(Investigator 13, 1990 July)

In 1983 the Mormon philosopher/historian Sterling M. McMurrin, of the University of Utah, said during an interview:

"I am a member of the church. I was reared in it, and my parents and all of my grandparents were reared in it. My personality and character, for good or bad, are to a large degree a product of it; its teachings continue to greatly affect my attitudes and ideas…

I never did consider the Book of Mormon to be authentic. I don't think that it is what the church teaches it to be. I know of no real evidence in its support and there is a great deal of evidence against it…

I do not agree with the common Mormon view that the Book of Mormon was necessary as a "new witness for Christ." The Bible itself was a sufficient witness as far as literature is concerned. I know of nothing in the Book of Mormon that is of importance for religion and the moral life that is not already at least in principle in the Bible.

I believe that the church has intentionally distorted its own history by dealing fast and loose with historical data and imposing theological and religious interpretations on those data that are entirely unwarranted."
(Free Inquiry, Winter 1983/84 pp 33-34) 

Mormonism, also called "Church of Jesus Christ of Latter-Day Saints" was founded in western New York in 1830 by Joseph Smith (1805-1844).The Mormon cult grew approximately as follows:


In 1847 the Mormon headquarters was moved to Salt Lake City, Utah. They practiced polygamy until 1890 when the Mormon president told them that it was time to obey the law.

Mormons believe they are the only true religion. In his book Pearl of Great Price Joseph Smith claimed God and Jesus visited him in 1820 and told him to join no other church: "for they were all wrong."

The official Mormon publication Church News fully endorses the claims of Joseph Smith:

"The Angel Moroni did in reality come as a messenger from Almighty God to the boy Joseph Smith… It was an actual visit, not a dream, not a seance of any kind. It was the visitation of one physical being (a resurrected personage) to another physical being here on this physical earth. And be left a physical reminder of his coming … He revealed the gold plate record of the Book of Mormon…that is Moroni’s evidence, that is the memento he left of his visit." (1983 September 18 p.16)

The Book of Mormon says that a band of Israelites moved to America around 600 B.C. and gave rise to the American Indians.

The trip to America was allegedly aided by a mariner's compass (1 Nephi chapter 18) – not invented until 1100 A.D. approximately.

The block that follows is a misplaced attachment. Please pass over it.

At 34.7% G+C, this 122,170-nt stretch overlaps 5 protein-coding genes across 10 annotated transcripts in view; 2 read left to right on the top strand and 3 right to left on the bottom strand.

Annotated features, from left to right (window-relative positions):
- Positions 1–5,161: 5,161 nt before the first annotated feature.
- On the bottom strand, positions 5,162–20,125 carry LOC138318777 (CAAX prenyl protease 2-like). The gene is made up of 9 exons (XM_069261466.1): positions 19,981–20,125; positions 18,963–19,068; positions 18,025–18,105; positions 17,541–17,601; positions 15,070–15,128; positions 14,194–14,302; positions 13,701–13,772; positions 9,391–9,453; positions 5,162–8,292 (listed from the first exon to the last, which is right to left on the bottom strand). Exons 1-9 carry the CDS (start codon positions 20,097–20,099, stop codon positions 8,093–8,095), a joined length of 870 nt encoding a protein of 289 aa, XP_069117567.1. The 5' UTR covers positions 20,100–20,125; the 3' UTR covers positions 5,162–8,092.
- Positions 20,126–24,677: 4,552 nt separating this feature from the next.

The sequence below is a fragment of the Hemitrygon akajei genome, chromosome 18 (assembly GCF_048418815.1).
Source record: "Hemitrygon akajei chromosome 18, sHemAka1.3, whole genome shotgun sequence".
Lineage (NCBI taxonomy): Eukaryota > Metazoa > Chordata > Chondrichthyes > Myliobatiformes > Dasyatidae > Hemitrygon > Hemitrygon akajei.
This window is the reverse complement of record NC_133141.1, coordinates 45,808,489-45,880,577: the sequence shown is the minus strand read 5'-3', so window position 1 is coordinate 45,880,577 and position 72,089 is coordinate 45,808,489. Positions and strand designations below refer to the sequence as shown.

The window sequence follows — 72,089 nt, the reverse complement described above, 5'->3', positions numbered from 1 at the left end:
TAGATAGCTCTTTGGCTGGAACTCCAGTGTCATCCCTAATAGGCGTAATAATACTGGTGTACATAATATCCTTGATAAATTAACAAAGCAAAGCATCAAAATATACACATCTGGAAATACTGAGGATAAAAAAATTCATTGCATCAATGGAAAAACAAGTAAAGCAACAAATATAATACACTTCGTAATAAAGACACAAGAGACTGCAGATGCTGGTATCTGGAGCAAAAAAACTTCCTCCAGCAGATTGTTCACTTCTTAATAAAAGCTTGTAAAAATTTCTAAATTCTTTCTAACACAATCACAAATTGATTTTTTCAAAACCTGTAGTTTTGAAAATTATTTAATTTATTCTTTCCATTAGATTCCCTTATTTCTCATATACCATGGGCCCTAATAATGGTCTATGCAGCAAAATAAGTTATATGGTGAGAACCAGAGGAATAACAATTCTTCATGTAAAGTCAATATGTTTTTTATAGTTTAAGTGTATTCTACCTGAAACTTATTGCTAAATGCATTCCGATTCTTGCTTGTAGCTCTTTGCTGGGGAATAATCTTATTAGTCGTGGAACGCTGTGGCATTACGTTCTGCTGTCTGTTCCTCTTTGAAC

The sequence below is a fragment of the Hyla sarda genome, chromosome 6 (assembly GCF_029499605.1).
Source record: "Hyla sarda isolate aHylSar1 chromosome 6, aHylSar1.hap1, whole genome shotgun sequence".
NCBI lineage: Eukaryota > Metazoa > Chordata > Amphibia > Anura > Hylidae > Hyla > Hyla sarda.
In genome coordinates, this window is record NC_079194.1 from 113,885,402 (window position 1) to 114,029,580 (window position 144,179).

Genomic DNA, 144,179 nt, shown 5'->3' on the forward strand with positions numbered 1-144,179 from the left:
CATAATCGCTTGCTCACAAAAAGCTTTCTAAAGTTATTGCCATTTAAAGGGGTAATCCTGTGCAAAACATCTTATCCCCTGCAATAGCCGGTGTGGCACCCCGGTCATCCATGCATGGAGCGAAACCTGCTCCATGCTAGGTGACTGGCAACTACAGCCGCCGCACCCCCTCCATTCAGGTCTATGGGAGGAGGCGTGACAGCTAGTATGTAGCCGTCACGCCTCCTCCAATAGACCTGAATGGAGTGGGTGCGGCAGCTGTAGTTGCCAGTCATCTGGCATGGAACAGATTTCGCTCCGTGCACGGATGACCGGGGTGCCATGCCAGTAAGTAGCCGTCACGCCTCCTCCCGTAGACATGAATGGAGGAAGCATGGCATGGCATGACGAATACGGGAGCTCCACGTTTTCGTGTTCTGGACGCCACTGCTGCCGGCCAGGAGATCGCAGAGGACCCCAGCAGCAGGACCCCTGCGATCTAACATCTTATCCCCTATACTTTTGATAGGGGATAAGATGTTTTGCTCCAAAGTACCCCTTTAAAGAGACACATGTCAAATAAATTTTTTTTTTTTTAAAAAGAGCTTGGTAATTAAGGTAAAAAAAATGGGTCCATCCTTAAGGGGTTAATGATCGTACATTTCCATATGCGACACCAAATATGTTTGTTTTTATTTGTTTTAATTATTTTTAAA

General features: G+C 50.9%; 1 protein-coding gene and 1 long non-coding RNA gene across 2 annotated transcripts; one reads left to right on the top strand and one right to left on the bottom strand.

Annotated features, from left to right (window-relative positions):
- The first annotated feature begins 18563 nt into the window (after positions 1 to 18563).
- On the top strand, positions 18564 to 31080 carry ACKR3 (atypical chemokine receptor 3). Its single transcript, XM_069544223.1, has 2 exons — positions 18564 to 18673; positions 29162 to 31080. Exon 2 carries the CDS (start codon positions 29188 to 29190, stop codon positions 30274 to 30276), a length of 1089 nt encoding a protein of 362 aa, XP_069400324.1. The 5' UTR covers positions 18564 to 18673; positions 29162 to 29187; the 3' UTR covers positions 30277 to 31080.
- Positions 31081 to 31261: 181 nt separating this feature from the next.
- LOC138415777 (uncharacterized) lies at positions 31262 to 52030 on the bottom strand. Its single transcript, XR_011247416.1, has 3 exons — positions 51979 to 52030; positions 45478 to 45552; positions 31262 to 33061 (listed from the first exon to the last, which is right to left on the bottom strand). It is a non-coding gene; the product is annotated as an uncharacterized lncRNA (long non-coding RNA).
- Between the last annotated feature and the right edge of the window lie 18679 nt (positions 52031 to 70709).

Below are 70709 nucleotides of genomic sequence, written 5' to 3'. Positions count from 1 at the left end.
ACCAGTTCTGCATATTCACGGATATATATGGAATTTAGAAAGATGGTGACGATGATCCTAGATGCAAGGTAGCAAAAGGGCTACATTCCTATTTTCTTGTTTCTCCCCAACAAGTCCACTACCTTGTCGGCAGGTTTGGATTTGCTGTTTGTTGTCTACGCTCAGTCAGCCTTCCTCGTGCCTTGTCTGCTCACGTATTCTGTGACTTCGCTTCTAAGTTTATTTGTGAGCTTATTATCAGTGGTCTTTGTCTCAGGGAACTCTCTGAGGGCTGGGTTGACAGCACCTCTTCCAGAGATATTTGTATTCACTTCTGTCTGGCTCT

The American Israelites gave rise to two groups – Lamanites and Nephites. Jesus visited them in 34 A.D. after his resurrection. (It was the Lamanites who became the Indians.)

In 365 A.D. the Lamanites wiped out the Nephites in battle.

Moroni, the last surviving Nephite, wrote the history of the American Israelites on gold tablets and buried them.

On various occasions from 1823-1827 Moroni, now changed into an angel, visited Joseph Smith and gave him the golden plates to translate.

That’s how the Book of Mormon supposedly originated.

When Joseph Smith died in 1844 the new leader was Brigham Young (1801-1877). A smaller group of Mormons waited for the son of Joseph Smith to grow up and then formed "The Reorganized Church of Jesus Christ of Latter-Day Saints". This now has about 200,000 members but the main branch regards them as apostates.

In the 1970s a letter from Joseph Smith, dated January 17, 1844, was discovered. In it the senior Smith says of his son Joseph Smith III:

"For he shall be my successor in the Presidency of the High Priesthood and a Seer, and a Revelator and a Prophet unto the church which appointment belongeth to him by blessing and also by right."

It seems then that the main branch are the apostates.

Regarding polygamy Fawn Brodie wrote:

"There is reason to believe also that women secretly hated polygamy. No promise of heavenly reward could quite compensate for the humiliation, social degradation and tragedy inherent in the plural wife role. Of course, once a woman accepted polygamy it became imperative that she defend it publicly less she reduce her social position to concubinage and that of her children to bastardy. The more social ostracism from the non-Mormon world, the harder she fought to maintain her status. Yet the stories are common enough among polygamous families in Utah that when they learned of Woodruff's Manifesto, the women wept on their doorsteps and asked each other, ‘Why could it not have come sooner?’" (The American Mercury April 1946 p. 400)

Clearly, if the Mormons had accepted the New Testament’s teaching on one man/one wife marriage from the start a lot of suffering might have been avoided.

The wives of Brigham Young have been variously estimated as numbering between 17 and 80.

Although the golden plates of Moroni were supposedly completed around 400 A.D. The Book of Mormon includes many long quotes from the 17th century King James Bible and includes copyist errors made in manuscripts of the 5th century and later.

Over 20,000 Mormon missionaries are spreading their faith to over 100 Third World countries.